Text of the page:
Powerful Answers to Imposter Syndrome

Dec 15 2017 Published by under Uncategorized

One of the most powerful antidotes to Imposter Syndrome is actually doing something well. Or, better yet having someone else acknowledge that you have done something well.

We are all hugely sensitive (well, maybe not quite all of us) to the false "yes, lovely" that comes from people who haven't read the manuscript or were texting on their phone throughout one's entire presentation. You know: the review that is one paragraph that says "this is a great paper, and they just need to change this one line in the methods". And its obvious the reviewer just went looking for something to object to, so it didn't look like they hadn't read the paper, which of course, they hadn't. Or that person who you know wasn't paying attention and then says at the end "great talk" (we would all like to be John Tukey, who famously did crossword puzzles through seminars but always had a great question to ask at the end. Yes, Tukey comparisons Tukey. But we're not. Put that damn phone down.).

Recently, I had a paper come back from review. It is a good paper. I knew it was. But I would still go to bed at night thinking: it's horrible. it's irrelevant. no one will appreciate it. Although, to be fair, this latter is frequently true despite quality of content.

The two reviews of this manuscript each vied to be Reviewer Three. Each review was about 2 single-spaced pages long full of, by turns, insightful and irritating comments about what was wrong and needed to be fixed. What mattered was not that one of them didn't get it and that the other was very very picky. I will slog through making the changes. What mattered were a couple of things embedded in the reviews. Rev 1:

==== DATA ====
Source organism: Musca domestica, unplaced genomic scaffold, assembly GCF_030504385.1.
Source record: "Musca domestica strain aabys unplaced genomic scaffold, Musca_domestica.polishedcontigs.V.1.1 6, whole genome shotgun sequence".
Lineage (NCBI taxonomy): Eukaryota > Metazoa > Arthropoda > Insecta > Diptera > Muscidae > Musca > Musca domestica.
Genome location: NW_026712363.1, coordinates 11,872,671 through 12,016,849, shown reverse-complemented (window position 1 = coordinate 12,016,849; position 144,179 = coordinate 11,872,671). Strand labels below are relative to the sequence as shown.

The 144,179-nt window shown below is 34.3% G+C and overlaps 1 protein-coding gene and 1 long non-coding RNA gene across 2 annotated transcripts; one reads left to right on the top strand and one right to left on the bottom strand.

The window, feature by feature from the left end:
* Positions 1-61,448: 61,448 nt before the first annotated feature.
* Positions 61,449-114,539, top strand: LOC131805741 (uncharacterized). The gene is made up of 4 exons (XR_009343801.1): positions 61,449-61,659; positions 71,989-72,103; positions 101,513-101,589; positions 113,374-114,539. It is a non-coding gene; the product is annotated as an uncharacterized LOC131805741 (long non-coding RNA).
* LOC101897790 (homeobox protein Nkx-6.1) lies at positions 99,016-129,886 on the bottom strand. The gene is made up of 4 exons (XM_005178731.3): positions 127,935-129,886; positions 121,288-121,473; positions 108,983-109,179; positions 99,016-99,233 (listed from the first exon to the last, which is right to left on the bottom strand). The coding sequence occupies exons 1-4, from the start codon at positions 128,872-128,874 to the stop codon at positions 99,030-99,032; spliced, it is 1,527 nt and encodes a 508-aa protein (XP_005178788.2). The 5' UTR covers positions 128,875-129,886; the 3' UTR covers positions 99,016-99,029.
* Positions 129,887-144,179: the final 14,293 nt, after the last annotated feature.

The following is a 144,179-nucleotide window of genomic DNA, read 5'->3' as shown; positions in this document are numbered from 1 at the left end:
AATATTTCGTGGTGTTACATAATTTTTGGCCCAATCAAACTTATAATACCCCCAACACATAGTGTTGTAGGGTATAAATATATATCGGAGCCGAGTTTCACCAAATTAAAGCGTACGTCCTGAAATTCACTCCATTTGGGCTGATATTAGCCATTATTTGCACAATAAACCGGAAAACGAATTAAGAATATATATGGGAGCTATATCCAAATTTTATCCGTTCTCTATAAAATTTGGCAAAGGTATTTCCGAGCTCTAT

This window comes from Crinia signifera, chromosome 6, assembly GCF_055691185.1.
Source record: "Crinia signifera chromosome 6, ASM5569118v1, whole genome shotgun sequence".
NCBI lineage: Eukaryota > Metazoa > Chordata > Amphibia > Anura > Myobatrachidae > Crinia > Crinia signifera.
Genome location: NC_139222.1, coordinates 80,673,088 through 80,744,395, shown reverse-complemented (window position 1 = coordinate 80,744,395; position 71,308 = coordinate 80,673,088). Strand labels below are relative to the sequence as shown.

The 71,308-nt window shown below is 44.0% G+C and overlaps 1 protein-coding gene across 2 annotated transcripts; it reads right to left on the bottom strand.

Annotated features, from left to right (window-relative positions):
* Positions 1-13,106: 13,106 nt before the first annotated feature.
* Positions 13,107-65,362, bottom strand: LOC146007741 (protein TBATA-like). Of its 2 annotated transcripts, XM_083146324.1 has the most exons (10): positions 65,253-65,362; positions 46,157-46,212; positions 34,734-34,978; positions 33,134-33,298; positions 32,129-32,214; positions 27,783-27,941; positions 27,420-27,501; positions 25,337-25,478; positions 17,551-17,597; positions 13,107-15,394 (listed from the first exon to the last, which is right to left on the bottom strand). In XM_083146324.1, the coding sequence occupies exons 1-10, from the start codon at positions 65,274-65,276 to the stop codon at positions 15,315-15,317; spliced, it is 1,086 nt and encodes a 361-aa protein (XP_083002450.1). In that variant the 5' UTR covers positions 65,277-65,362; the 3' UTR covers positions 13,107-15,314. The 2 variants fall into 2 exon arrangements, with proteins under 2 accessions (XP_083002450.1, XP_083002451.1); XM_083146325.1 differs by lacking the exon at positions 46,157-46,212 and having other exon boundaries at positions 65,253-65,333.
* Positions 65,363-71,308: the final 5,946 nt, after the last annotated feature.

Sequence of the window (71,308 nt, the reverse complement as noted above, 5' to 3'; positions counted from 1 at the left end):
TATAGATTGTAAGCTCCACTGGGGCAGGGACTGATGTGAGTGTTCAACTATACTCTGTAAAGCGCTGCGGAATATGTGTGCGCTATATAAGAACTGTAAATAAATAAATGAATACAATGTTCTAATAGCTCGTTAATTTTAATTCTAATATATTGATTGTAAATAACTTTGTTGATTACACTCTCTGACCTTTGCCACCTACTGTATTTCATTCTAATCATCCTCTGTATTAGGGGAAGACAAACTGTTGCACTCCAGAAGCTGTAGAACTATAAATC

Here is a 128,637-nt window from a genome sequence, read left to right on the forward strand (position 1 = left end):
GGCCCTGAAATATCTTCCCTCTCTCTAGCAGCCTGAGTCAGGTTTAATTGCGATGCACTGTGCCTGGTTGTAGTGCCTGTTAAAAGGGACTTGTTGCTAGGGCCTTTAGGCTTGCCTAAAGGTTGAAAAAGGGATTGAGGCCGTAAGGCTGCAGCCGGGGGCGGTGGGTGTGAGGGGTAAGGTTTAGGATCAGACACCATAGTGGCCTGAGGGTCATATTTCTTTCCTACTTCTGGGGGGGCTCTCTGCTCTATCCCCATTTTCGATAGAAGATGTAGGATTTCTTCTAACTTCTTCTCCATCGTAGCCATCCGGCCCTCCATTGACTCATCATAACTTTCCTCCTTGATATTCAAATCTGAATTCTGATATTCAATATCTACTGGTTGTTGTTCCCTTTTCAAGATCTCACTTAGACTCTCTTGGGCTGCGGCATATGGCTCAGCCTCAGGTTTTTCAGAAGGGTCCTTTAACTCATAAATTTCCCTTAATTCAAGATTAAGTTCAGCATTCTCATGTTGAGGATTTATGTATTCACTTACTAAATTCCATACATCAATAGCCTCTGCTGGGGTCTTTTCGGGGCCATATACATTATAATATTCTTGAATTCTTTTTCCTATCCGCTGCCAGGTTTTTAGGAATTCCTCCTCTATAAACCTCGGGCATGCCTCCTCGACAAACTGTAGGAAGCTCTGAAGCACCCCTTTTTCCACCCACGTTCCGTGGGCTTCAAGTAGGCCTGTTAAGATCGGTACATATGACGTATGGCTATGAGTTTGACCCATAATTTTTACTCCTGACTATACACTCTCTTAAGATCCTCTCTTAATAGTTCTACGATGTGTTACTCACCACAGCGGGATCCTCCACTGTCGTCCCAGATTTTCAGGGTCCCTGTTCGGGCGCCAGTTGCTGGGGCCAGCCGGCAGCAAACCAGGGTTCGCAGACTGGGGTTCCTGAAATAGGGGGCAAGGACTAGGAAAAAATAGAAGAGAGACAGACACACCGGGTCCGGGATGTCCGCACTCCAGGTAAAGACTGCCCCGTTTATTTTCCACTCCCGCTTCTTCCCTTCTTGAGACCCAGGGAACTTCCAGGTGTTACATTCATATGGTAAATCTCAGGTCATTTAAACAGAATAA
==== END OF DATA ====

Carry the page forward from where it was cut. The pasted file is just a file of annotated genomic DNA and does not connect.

The premise of this study is of great interest. The contribution of the sensory and motor aspects of the hopping nerve to locomotion execution is an important question and would make an important contribution to the literature. 

And later on in this review:

I believe the authors are capable of filling in the necessary details to help readers place the significance of these findings into the larger picture of swallowing sensorimotor controls.

Of course there is the start to the second review:

Overall this was a weak manuscript for several reasons. 

Kill me now and put me out of my misery. But here is how Rev 2 ended the review:

Overall if a major revision of this manuscript were done as suggested, the results could have importance to the field. Certainly, the bunny hopping model is original and these data are only available from this laboratory.

A few small bits embedded in each review that spent pages detailing the failures of the study. Yet they made a difference. Two people, who judging by their concerns are working on human hopping and coming at the question from very different ways that my lab does, thought there was something redemptive in this paper. So did the AE who didn't just reject it. I've had better and more positive reviews where the editor says: don't bother resubmitting, and by the way you are a useless piece of draff (points if you get the scifi reference).

It's my task for the next two weeks to try and make some of the changes (moar tables! more figures! more discussion!) and answer the rest. I can only read they critiques for so long before I either get depressed or angry or hungry. It's a small thing to give honest praise, but it's the small things that keep us going.



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